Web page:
Recent Bank Failures Demand Tougher Federal Regulation

Interview with James S. Henry, economist, attorney, investigative journalist, and Global Justice fellow at Yale University, conducted by Scott Harris

On March 10, the U.S. suffered its biggest bank failure since the 2008 financial crisis when California’s Silicon Valley Bank collapsed after their tech industry customers — hearing about the bank’s huge losses — panicked and tried to withdraw their money. Although the FDIC intervened and promised depositors they would have access to all their funds, confidence in the financial system was shaken and spread to other banks worldwide.

Days later, a second U.S. regional bank, Signature Bank was shut down. A third, First Republic Bank, was propped up, followed by a threat to the stability of one of the world’s largest banks, Credit Suisse — which was averted after it was taken over by Swiss banking giant UBS with $225 billion in loans from the Swiss government. 

Analysts blame a number of factors for these bank failures and lowered confidence in the financial system, including mismanagement, the Federal Reserve’s recent rapid interest rate increases — and the weakening of government regulation. Between The Lines Scott Harris spoke with James S. Henry, a leading economist, attorney, investigative journalist and global justice fellow at Yale University, who examines the systemic causes and remedies available to prevent future bank failures.

JAMES S. HENRY: It was kind of obvious that after more than a decade of easy money that the Federal Reserve would be raising interest rates and they started talking about it middle of last year. But Silicon Valley Bank in particular and also Signature Bank in New York — second and third largest bank failures in history now — basically failed to hedge their loan and their asset portfolios against the likelihood the Federal Reserve would raise rates.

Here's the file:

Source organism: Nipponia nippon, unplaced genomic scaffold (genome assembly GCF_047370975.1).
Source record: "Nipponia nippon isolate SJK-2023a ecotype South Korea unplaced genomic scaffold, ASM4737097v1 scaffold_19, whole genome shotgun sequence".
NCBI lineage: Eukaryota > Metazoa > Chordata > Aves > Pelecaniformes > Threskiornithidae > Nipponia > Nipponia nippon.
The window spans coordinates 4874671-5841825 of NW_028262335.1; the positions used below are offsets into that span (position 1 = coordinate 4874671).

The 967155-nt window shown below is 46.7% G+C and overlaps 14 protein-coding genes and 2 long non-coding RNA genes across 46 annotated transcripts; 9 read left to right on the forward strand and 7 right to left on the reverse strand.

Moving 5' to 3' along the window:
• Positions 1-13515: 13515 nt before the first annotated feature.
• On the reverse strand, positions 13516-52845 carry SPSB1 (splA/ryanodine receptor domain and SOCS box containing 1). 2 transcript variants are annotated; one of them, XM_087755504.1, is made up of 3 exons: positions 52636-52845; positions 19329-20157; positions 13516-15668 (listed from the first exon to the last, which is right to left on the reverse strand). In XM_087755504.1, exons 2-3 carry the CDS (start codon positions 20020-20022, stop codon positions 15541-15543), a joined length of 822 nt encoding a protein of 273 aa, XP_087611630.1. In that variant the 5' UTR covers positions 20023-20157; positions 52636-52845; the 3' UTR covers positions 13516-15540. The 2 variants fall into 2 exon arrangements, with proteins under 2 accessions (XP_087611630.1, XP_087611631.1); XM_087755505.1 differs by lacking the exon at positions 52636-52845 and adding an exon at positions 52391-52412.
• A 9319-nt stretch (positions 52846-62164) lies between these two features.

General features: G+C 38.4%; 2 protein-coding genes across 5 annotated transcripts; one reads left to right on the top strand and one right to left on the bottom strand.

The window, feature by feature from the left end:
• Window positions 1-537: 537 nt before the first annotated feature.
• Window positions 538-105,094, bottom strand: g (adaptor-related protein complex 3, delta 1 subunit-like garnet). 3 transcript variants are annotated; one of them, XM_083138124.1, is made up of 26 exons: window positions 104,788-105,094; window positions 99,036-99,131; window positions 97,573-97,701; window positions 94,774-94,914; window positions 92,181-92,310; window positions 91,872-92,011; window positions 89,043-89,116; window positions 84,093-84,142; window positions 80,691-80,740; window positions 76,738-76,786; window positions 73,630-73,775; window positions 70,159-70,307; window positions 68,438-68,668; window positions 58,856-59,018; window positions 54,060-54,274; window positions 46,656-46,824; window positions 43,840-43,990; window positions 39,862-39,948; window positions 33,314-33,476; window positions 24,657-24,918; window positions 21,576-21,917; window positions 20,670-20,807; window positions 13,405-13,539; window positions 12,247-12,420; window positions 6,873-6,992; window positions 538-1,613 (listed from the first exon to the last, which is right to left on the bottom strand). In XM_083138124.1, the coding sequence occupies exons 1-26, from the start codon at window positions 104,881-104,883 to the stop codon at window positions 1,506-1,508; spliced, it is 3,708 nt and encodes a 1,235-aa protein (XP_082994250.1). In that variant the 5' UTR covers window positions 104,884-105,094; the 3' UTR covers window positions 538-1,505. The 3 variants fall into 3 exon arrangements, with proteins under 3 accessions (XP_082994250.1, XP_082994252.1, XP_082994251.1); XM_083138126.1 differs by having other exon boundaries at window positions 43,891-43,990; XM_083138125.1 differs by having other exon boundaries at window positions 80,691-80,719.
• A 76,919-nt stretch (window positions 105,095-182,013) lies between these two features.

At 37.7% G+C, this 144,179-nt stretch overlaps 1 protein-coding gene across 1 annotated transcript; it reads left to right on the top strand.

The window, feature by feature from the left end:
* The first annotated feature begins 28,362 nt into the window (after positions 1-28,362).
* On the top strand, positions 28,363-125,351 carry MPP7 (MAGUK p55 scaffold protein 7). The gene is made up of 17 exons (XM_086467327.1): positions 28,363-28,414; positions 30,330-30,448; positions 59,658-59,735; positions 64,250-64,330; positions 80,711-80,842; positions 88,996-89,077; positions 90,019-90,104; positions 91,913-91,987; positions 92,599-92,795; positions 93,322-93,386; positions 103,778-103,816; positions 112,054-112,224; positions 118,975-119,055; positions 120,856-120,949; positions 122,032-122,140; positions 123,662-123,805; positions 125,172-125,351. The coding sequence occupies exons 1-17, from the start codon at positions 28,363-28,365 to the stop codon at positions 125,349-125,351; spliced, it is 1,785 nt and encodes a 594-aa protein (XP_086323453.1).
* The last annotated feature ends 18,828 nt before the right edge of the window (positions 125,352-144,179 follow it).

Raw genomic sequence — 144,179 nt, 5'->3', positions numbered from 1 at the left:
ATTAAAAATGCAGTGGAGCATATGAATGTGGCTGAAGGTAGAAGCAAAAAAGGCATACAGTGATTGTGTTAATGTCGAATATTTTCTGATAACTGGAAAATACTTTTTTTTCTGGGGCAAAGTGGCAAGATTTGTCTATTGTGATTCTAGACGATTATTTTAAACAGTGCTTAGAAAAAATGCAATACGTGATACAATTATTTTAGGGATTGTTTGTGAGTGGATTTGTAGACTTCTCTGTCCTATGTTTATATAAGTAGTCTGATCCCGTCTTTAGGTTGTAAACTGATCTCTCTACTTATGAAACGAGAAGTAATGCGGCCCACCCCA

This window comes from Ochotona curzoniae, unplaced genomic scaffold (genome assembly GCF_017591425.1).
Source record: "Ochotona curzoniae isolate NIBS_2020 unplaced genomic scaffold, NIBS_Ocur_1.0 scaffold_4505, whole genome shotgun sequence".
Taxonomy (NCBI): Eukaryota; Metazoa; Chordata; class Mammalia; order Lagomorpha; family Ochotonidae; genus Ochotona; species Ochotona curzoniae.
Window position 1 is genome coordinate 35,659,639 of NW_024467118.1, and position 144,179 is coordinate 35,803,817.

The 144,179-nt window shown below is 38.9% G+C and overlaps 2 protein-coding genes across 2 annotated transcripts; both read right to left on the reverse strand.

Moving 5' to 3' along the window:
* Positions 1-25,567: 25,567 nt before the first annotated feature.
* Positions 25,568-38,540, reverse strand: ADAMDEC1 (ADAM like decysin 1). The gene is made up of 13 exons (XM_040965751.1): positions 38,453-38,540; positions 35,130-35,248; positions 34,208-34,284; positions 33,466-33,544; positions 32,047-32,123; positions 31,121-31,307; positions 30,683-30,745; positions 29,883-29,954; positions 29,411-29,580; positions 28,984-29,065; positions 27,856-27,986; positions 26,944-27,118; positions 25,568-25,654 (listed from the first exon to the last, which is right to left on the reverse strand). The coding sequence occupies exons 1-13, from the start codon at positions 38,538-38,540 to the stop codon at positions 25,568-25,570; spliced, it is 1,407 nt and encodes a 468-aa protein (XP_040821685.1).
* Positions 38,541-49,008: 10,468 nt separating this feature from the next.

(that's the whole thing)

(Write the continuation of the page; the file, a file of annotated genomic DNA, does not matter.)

In fact, Silicon Valley Bank didn’t even have a credit risk manager. The Federal Reserve had been in there advising them to get tougher. But, you know, Chairman Jerome Powell of the Federal Reserve has had a light touch when it comes to regulating banks and there weren’t any requirements that Silicon Valley Bank actually, you know, clean up its act.

So, you know, I think that opportunity was missed. We’ve learned that even small banks can be systemic risks here. I mean, Silicon Valley Bank was banking to more than half of the venture startups in the country — (they) were all around this one watering hole.

They basically said 98 percent of the deposits in the bank were uninsured. We’re talking about $175 billion of deposits. And it only took about 8 hours for $42 billion of those deposits to move when they announced that they were having a hard time maintaining capital a couple of weeks ago.

So, you know,  I think you could blame the Federal Reserve for raising interest rates. But that’s too general. You know, there’s many specific behaviors at these particular banks that we learn from. In the case of Signature Bank, about a $100 billion bank, they had about $89 billion of deposits. Also uninsured, $15 billion of them were in the form of crypto from  depositors whose identities were hard to find.